Published daily by the Lowy Institute

Soft-power dressing: China’s moment in the US

A rare chance to dress up political motives as a form of cultural appreciation.

Women wearing cheongsams in Liupanshui, China (Photo: VCG via Getty Images)
Women wearing cheongsams in Liupanshui, China (Photo: VCG via Getty Images)

Wearing the right dress can be the first step to success.

Pictures of an American teenage girl sporting a red Chinese cheongsam to her prom have gone viral and sparked controversies on the internet. People in the US have called her racist, but some in China applauded her choice of fashion. This could be a golden opportunity for China to finally export its soft power successfully.

China might have deep pockets to buy up the world, but there is one thing that it still cannot buy. The Middle Kingdom’s quest to become a world power relies on making investments around the globe; however, Chinese culture is yet to earn the truthful respect of people around the world.

No mainland Chinese movie has earnt big bucks in overseas box offices and, unlike their K-pop counterparts, no new wave of Chinese pop stars has topped the US Billboard chart.

People who bow to the Chinese are mostly only interested in their cash. Just look at those Mandarin-speaking shop assistants in the luxurious fashion outlets along the Champs-Élysées.

China places great emphasis on its soft-power strategies, emphasised in numerous recent speeches by President Xi Jinping. In 2014, Xi said that giving his nation’s soft power a boost was necessary to “better communicate China’s message to the world”, and he reiterated this notion at last October’s 19th National Congress of the Communist Party of China. One of the 2020–35 goals outlined was to:

improve our capacity for engaging in international communication so as to tell China’s stories well, present a true, multidimensional and panoramic view of China, and enhance our country’s soft power.

Over the years, China has made efforts to boost its soft power overseas. One of the most significant examples of this was the establishment of the Confucius Institute. As of 2014, there are more than 480 branches of the Institute teaching Chinese language (Mandarin) and culture in six continents across the globe. According to a 2015 report, China spent 270 million euros in that year alone to reach 1.4 million international students.

But the truth is that such efforts are yet to pay off, and soft power is still a major shortcoming that agonises the ruling party.

Joseph S. Nye Jr, the scholar who coined the term soft power in the late 1980s, wrote in his 2004 book Soft Power: The Means to Success in World Politics that hard power, such as economic and military resources, could be relatively easy to achieve because it is under a government’s control; soft power, however, is more difficult to attain because:

many of its crucial resources are outside of the control of governments, and their effects depend heavily on acceptance by the receiving audiences.

Take China’s movie industry, for example. Although the market for Chinese films is the second-largest in the world, mainland Chinese films remain a niche interest among global film audiences. A few auteurs, such as Jia Zhangke, might have earnt favour at film festival circuits, but Chinese films are far from mainstream globally.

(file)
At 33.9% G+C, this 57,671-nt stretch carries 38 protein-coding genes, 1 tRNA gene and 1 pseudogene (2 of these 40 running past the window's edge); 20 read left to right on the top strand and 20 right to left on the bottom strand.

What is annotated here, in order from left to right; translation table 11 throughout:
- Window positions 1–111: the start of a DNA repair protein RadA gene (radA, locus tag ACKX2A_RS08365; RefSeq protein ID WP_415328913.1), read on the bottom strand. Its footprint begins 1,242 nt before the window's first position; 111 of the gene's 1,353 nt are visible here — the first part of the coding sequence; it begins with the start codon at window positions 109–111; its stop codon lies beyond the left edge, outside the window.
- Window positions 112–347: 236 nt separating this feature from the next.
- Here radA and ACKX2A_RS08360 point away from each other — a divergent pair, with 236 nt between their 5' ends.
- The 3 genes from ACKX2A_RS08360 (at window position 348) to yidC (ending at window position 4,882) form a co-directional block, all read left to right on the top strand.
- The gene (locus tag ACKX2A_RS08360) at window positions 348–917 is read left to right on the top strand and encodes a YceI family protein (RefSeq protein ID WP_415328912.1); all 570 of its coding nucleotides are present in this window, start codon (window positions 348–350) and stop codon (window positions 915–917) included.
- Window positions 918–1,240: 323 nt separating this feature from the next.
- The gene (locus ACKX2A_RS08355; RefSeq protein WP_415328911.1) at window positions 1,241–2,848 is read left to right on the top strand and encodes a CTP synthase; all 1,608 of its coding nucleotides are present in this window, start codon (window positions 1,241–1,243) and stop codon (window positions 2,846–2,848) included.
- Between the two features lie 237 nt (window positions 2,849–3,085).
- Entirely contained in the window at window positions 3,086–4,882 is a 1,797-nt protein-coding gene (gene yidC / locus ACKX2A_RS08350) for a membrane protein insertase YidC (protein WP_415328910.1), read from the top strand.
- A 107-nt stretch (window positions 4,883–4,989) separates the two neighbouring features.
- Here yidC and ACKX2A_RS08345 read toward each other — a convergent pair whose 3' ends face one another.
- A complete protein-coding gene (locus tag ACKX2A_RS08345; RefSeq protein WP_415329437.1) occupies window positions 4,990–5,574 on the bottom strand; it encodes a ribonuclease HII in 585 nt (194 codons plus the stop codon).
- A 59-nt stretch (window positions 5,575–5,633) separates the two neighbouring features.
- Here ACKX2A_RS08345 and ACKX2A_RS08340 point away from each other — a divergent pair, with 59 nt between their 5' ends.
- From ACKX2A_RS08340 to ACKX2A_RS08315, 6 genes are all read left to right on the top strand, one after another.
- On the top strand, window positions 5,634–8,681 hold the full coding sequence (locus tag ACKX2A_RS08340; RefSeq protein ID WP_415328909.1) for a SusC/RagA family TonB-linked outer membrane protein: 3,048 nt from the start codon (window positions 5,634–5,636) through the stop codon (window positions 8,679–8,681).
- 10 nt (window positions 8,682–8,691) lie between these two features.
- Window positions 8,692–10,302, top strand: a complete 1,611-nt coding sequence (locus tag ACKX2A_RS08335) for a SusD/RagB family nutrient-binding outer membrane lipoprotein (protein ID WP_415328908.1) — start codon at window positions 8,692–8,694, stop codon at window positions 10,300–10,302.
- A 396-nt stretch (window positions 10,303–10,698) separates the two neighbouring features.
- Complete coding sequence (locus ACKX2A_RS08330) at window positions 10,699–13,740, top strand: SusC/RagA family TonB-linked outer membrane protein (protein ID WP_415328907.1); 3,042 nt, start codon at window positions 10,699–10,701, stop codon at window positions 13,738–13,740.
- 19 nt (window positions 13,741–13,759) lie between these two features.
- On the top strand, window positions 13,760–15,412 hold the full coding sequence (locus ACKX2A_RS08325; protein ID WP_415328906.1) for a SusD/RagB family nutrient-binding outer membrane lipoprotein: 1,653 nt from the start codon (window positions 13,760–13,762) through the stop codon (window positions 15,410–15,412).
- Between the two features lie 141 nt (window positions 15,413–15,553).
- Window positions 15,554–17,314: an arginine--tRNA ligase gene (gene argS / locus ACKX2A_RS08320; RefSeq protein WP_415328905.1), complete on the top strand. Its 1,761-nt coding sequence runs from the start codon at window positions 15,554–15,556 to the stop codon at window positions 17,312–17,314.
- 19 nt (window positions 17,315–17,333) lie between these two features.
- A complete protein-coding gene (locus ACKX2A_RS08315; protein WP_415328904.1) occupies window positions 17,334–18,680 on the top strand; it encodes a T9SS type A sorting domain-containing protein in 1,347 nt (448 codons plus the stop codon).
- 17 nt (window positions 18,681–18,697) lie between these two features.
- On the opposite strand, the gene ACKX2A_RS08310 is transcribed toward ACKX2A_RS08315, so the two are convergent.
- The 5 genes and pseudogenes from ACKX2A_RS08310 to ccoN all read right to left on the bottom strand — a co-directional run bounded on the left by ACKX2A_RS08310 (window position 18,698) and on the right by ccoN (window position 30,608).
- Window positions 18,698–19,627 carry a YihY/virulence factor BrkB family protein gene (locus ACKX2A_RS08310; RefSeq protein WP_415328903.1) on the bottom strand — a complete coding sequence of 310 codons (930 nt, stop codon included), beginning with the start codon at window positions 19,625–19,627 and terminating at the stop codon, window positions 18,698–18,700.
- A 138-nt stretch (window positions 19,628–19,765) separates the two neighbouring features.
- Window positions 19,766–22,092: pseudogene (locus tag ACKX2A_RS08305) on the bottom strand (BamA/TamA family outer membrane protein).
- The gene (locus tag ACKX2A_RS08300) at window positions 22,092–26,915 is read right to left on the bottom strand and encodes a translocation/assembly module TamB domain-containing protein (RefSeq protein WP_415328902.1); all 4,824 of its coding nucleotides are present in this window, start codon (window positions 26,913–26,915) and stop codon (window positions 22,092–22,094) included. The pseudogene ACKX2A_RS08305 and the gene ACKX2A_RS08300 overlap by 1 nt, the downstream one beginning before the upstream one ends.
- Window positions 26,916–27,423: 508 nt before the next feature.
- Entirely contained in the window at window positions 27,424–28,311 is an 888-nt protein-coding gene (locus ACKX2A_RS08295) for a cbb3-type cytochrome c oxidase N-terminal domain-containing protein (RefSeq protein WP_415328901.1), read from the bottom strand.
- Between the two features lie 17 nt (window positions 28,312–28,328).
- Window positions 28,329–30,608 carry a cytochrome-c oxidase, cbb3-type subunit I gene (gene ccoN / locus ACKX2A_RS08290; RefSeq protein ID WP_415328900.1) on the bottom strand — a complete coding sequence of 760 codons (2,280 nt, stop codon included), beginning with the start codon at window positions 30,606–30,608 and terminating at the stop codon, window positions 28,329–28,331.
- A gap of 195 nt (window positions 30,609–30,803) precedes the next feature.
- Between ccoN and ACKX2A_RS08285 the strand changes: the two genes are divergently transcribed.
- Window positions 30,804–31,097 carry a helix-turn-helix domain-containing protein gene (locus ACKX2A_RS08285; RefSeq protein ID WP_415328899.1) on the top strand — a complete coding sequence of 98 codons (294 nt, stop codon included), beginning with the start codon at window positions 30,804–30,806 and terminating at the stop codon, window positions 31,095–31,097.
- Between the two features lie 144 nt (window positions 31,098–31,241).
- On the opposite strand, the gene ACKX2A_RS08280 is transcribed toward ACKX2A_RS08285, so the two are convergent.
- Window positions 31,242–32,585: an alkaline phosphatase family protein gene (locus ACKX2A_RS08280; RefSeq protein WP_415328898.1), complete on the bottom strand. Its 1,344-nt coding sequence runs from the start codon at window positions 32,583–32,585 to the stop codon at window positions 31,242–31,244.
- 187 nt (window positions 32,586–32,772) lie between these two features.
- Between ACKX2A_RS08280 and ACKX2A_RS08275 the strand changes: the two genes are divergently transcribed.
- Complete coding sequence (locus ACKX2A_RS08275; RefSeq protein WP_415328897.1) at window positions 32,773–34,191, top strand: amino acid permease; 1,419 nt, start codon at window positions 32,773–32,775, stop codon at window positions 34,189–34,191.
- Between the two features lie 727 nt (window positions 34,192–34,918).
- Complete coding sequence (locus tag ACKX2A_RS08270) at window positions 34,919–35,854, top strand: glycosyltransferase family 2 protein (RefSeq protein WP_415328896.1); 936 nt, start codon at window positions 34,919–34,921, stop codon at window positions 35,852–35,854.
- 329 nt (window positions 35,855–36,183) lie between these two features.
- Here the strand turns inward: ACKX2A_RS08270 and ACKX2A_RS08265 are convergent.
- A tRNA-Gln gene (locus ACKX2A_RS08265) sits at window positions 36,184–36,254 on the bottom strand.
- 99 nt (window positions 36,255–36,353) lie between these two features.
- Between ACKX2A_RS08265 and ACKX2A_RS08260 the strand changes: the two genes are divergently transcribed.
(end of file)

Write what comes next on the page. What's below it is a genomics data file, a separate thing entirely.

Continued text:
The first Chinese-language film that achieved global success was Crouching Tiger, Hidden Dragon (2000). However, because it was directed by Ang Lee, who is from Taiwan, the film was a source of Taiwanese, not Chinese, pride. Zhang Yimou’s Hero (2002) earnt an Academy Awards nomination for best foreign language film, and the director’s other martial arts epic, House of Flying Daggers (2004), earnt a nomination for best cinematography.

People around the world have questioned China’s motivations for establishing the Confucius Institute and criticised the organisation for spreading pro-China propaganda. In March, the UK launched an inquiry into the Confucius Institute’s operations following the Federal Bureau of Investigation’s launch of a similar investigation into Confucius Institutes in the US.

This moment, when American student Keziah Daum’s viral Twitter post of her cheongsam (or qipao, in Mandarin) is winning wide support from Chinese internet users, is a great chance for China to boost its soft power.

A number of Chinese people, including from Hong Kong, who have been keeping the tradition of cheongsam alive and fashionable (as seen in Wong Kar-wai’s 2000 classic film In the Mood for Love) have celebrated Daum’s choice of fashion as cultural appreciation rather than cultural appropriation, which she has been accused of in the US.

Cheongsam might be a traditional Chinese dress, but its figure-hugging design and varieties in different colours and fabrics have been warmly embraced by young fashionistas. In Hong Kong, there are outlets that allow local people and tourists alike to rent fancy cheongsams for photo shoots, in the same way you can rent a kimono in Kyoto, Japan.

If China is to improve its image on the global stage, it has to be more creative with its soft power strategies. A top-down model is unlikely to succeed. Dressing up political motives as a form of pure cultural appreciation, promoting values shared by people from different parts of the world, might stand a better chance.

After all, no one would reject the opportunity of looking fabulous, regardless where you come from.

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